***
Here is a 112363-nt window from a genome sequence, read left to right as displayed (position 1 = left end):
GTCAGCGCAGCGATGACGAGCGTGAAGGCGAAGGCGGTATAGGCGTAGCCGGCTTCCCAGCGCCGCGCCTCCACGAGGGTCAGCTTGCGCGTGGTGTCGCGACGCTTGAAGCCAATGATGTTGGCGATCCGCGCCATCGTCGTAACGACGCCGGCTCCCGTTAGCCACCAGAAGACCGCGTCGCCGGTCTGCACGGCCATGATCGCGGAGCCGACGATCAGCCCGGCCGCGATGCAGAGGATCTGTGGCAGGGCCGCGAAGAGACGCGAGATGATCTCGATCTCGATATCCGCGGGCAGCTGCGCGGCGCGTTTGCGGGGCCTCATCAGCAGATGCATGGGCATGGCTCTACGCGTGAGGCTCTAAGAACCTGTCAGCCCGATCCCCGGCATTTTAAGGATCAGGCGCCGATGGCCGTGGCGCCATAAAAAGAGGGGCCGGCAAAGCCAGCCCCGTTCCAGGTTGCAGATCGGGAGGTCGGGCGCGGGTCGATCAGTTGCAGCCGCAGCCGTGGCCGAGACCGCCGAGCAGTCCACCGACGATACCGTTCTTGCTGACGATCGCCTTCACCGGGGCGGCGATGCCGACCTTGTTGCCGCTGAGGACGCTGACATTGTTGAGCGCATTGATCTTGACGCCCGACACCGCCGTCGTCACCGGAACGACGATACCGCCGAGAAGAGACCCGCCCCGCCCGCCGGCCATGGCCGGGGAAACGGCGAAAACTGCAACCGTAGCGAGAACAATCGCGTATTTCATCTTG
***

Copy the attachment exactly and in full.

Here is a 112363-nt window from a genome sequence, read left to right as displayed (position 1 = left end):
GTCAGCGCAGCGATGACGAGCGTGAAGGCGAAGGCGGTATAGGCGTAGCCGGCTTCCCAGCGCCGCGCCTCCACGAGGGTCAGCTTGCGCGTGGTGTCGCGACGCTTGAAGCCAATGATGTTGGCGATCCGCGCCATCGTCGTAACGACGCCGGCTCCCGTTAGCCACCAGAAGACCGCGTCGCCGGTCTGCACGGCCATGATCGCGGAGCCGACGATCAGCCCGGCCGCGATGCAGAGGATCTGTGGCAGGGCCGCGAAGAGACGCGAGATGATCTCGATCTCGATATCCGCGGGCAGCTGCGCGGCGCGTTTGCGGGGCCTCATCAGCAGATGCATGGGCATGGCTCTACGCGTGAGGCTCTAAGAACCTGTCAGCCCGATCCCCGGCATTTTAAGGATCAGGCGCCGATGGCCGTGGCGCCATAAAAAGAGGGGCCGGCAAAGCCAGCCCCGTTCCAGGTTGCAGATCGGGAGGTCGGGCGCGGGTCGATCAGTTGCAGCCGCAGCCGTGGCCGAGACCGCCGAGCAGTCCACCGACGATACCGTTCTTGCTGACGATCGCCTTCACCGGGGCGGCGATGCCGACCTTGTTGCCGCTGAGGACGCTGACATTGTTGAGCGCATTGATCTTGACGCCCGACACCGCCGTCGTCACCGGAACGACGATACCGCCGAGAAGAGACCCGCCCCGCCCGCCGGCCATGGCCGGGGAAACGGCGAAAACTGCAACCGTAGCGAGAACAATCGCGTATTTCATCTTG